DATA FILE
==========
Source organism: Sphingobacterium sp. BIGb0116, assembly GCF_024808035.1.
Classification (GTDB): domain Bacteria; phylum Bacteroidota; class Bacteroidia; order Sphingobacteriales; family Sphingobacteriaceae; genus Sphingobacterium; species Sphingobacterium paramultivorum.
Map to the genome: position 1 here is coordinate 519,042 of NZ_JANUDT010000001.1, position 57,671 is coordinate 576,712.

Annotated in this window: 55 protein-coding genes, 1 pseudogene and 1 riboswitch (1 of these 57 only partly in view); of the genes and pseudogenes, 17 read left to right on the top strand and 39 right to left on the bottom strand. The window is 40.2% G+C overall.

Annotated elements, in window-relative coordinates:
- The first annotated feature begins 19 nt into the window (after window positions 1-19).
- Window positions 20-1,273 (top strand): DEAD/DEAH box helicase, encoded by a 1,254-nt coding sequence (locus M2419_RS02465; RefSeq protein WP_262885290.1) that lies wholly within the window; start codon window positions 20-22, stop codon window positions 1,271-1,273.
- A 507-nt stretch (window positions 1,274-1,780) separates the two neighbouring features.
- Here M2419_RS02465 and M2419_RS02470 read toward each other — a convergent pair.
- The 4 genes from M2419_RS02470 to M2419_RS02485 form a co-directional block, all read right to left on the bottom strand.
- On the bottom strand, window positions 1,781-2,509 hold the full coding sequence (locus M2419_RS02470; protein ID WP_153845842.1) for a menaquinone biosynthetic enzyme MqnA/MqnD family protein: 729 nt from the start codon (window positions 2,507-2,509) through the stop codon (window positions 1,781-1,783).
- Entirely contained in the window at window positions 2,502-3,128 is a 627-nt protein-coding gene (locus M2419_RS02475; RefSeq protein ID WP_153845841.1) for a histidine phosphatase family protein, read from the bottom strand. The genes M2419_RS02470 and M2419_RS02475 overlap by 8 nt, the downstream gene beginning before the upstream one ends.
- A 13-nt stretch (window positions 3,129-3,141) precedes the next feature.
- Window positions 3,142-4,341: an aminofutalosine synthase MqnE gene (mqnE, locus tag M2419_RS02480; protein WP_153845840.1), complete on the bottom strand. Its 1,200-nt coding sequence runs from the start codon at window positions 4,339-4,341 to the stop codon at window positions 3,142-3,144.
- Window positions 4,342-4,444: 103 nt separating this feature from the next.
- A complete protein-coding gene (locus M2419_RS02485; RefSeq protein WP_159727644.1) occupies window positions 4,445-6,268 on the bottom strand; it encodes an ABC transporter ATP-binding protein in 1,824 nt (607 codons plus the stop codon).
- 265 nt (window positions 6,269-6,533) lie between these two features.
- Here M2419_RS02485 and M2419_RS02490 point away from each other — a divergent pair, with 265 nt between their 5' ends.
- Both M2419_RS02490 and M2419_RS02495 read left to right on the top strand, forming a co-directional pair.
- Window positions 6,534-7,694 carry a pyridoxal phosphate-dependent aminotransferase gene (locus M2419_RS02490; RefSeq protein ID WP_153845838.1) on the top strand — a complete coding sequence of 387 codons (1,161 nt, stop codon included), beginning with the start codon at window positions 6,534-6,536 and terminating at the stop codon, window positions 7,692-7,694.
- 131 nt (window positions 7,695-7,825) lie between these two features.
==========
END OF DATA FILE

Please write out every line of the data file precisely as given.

Source organism: Sphingobacterium sp. BIGb0116, assembly GCF_024808035.1.
Classification (GTDB): domain Bacteria; phylum Bacteroidota; class Bacteroidia; order Sphingobacteriales; family Sphingobacteriaceae; genus Sphingobacterium; species Sphingobacterium paramultivorum.
Map to the genome: position 1 here is coordinate 519,042 of NZ_JANUDT010000001.1, position 57,671 is coordinate 576,712.

Annotated in this window: 55 protein-coding genes, 1 pseudogene and 1 riboswitch (1 of these 57 only partly in view); of the genes and pseudogenes, 17 read left to right on the top strand and 39 right to left on the bottom strand. The window is 40.2% G+C overall.

Annotated elements, in window-relative coordinates:
- The first annotated feature begins 19 nt into the window (after window positions 1-19).
- Window positions 20-1,273 (top strand): DEAD/DEAH box helicase, encoded by a 1,254-nt coding sequence (locus M2419_RS02465; RefSeq protein WP_262885290.1) that lies wholly within the window; start codon window positions 20-22, stop codon window positions 1,271-1,273.
- A 507-nt stretch (window positions 1,274-1,780) separates the two neighbouring features.
- Here M2419_RS02465 and M2419_RS02470 read toward each other — a convergent pair.
- The 4 genes from M2419_RS02470 to M2419_RS02485 form a co-directional block, all read right to left on the bottom strand.
- On the bottom strand, window positions 1,781-2,509 hold the full coding sequence (locus M2419_RS02470; protein ID WP_153845842.1) for a menaquinone biosynthetic enzyme MqnA/MqnD family protein: 729 nt from the start codon (window positions 2,507-2,509) through the stop codon (window positions 1,781-1,783).
- Entirely contained in the window at window positions 2,502-3,128 is a 627-nt protein-coding gene (locus M2419_RS02475; RefSeq protein ID WP_153845841.1) for a histidine phosphatase family protein, read from the bottom strand. The genes M2419_RS02470 and M2419_RS02475 overlap by 8 nt, the downstream gene beginning before the upstream one ends.
- A 13-nt stretch (window positions 3,129-3,141) precedes the next feature.
- Window positions 3,142-4,341: an aminofutalosine synthase MqnE gene (mqnE, locus tag M2419_RS02480; protein WP_153845840.1), complete on the bottom strand. Its 1,200-nt coding sequence runs from the start codon at window positions 4,339-4,341 to the stop codon at window positions 3,142-3,144.
- Window positions 4,342-4,444: 103 nt separating this feature from the next.
- A complete protein-coding gene (locus M2419_RS02485; RefSeq protein WP_159727644.1) occupies window positions 4,445-6,268 on the bottom strand; it encodes an ABC transporter ATP-binding protein in 1,824 nt (607 codons plus the stop codon).
- 265 nt (window positions 6,269-6,533) lie between these two features.
- Here M2419_RS02485 and M2419_RS02490 point away from each other — a divergent pair, with 265 nt between their 5' ends.
- Both M2419_RS02490 and M2419_RS02495 read left to right on the top strand, forming a co-directional pair.
- Window positions 6,534-7,694 carry a pyridoxal phosphate-dependent aminotransferase gene (locus M2419_RS02490; RefSeq protein ID WP_153845838.1) on the top strand — a complete coding sequence of 387 codons (1,161 nt, stop codon included), beginning with the start codon at window positions 6,534-6,536 and terminating at the stop codon, window positions 7,692-7,694.
- 131 nt (window positions 7,695-7,825) lie between these two features.